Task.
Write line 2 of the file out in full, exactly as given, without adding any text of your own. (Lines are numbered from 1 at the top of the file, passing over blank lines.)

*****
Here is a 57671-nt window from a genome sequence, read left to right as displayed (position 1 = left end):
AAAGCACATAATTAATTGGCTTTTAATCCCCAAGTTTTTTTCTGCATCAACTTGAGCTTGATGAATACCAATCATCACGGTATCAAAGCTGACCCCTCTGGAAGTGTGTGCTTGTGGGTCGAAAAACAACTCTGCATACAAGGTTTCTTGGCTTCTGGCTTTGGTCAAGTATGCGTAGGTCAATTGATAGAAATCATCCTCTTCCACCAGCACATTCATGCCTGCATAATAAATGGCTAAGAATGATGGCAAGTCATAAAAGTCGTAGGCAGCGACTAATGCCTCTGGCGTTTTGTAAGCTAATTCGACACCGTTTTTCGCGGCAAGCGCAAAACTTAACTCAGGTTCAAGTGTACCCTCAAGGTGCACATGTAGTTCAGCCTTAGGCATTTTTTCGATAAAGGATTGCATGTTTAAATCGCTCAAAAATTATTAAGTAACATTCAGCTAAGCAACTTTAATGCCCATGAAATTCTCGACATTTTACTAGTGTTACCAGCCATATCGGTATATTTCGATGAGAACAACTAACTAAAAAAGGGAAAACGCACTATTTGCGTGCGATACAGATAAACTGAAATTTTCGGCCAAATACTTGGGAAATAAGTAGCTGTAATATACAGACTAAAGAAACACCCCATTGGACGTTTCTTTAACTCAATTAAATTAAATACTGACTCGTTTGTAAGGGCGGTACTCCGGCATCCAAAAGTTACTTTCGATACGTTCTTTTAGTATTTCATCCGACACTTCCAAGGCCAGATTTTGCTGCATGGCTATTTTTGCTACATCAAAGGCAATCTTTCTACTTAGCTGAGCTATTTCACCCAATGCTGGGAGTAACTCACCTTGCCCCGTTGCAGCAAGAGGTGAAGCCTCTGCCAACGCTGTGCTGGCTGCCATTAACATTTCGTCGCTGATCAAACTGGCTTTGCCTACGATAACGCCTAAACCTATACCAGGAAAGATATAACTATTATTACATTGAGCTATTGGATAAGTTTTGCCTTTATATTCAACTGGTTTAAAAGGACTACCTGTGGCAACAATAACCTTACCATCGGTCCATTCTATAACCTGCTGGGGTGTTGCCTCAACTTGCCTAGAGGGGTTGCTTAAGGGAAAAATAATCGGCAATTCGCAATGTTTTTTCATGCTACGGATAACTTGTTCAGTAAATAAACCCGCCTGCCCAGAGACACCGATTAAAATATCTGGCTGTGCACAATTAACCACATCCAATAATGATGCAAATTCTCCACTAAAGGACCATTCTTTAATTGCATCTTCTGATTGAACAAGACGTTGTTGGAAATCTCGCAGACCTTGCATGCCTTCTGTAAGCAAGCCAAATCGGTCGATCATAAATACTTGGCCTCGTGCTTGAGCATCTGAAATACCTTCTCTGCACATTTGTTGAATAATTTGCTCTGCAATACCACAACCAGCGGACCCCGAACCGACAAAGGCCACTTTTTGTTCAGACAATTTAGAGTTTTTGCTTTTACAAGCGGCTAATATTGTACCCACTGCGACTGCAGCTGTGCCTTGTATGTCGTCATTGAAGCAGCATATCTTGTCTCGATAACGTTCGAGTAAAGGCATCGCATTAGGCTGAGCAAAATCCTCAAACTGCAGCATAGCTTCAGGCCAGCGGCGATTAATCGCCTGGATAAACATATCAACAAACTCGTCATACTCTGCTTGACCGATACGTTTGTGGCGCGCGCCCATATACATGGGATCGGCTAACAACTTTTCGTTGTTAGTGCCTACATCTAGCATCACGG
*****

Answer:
AAAGCACATAATTAATTGGCTTTTAATCCCCAAGTTTTTTTCTGCATCAACTTGAGCTTGATGAATACCAATCATCACGGTATCAAAGCTGACCCCTCTGGAAGTGTGTGCTTGTGGGTCGAAAAACAACTCTGCATACAAGGTTTCTTGGCTTCTGGCTTTGGTCAAGTATGCGTAGGTCAATTGATAGAAATCATCCTCTTCCACCAGCACATTCATGCCTGCATAATAAATGGCTAAGAATGATGGCAAGTCATAAAAGTCGTAGGCAGCGACTAATGCCTCTGGCGTTTTGTAAGCTAATTCGACACCGTTTTTCGCGGCAAGCGCAAAACTTAACTCAGGTTCAAGTGTACCCTCAAGGTGCACATGTAGTTCAGCCTTAGGCATTTTTTCGATAAAGGATTGCATGTTTAAATCGCTCAAAAATTATTAAGTAACATTCAGCTAAGCAACTTTAATGCCCATGAAATTCTCGACATTTTACTAGTGTTACCAGCCATATCGGTATATTTCGATGAGAACAACTAACTAAAAAAGGGAAAACGCACTATTTGCGTGCGATACAGATAAACTGAAATTTTCGGCCAAATACTTGGGAAATAAGTAGCTGTAATATACAGACTAAAGAAACACCCCATTGGACGTTTCTTTAACTCAATTAAATTAAATACTGACTCGTTTGTAAGGGCGGTACTCCGGCATCCAAAAGTTACTTTCGATACGTTCTTTTAGTATTTCATCCGACACTTCCAAGGCCAGATTTTGCTGCATGGCTATTTTTGCTACATCAAAGGCAATCTTTCTACTTAGCTGAGCTATTTCACCCAATGCTGGGAGTAACTCACCTTGCCCCGTTGCAGCAAGAGGTGAAGCCTCTGCCAACGCTGTGCTGGCTGCCATTAACATTTCGTCGCTGATCAAACTGGCTTTGCCTACGATAACGCCTAAACCTATACCAGGAAAGATATAACTATTATTACATTGAGCTATTGGATAAGTTTTGCCTTTATATTCAACTGGTTTAAAAGGACTACCTGTGGCAACAATAACCTTACCATCGGTCCATTCTATAACCTGCTGGGGTGTTGCCTCAACTTGCCTAGAGGGGTTGCTTAAGGGAAAAATAATCGGCAATTCGCAATGTTTTTTCATGCTACGGATAACTTGTTCAGTAAATAAACCCGCCTGCCCAGAGACACCGATTAAAATATCTGGCTGTGCACAATTAACCACATCCAATAATGATGCAAATTCTCCACTAAAGGACCATTCTTTAATTGCATCTTCTGATTGAACAAGACGTTGTTGGAAATCTCGCAGACCTTGCATGCCTTCTGTAAGCAAGCCAAATCGGTCGATCATAAATACTTGGCCTCGTGCTTGAGCATCTGAAATACCTTCTCTGCACATTTGTTGAATAATTTGCTCTGCAATACCACAACCAGCGGACCCCGAACCGACAAAGGCCACTTTTTGTTCAGACAATTTAGAGTTTTTGCTTTTACAAGCGGCTAATATTGTACCCACTGCGACTGCAGCTGTGCCTTGTATGTCGTCATTGAAGCAGCATATCTTGTCTCGATAACGTTCGAGTAAAGGCATCGCATTAGGCTGAGCAAAATCCTCAAACTGCAGCATAGCTTCAGGCCAGCGGCGATTAATCGCCTGGATAAACATATCAACAAACTCGTCATACTCTGCTTGACCGATACGTTTGTGGCGCGCGCCCATATACATGGGATCGGCTAACAACTTTTCGTTGTTAGTGCCTACATCTAGCATCACGG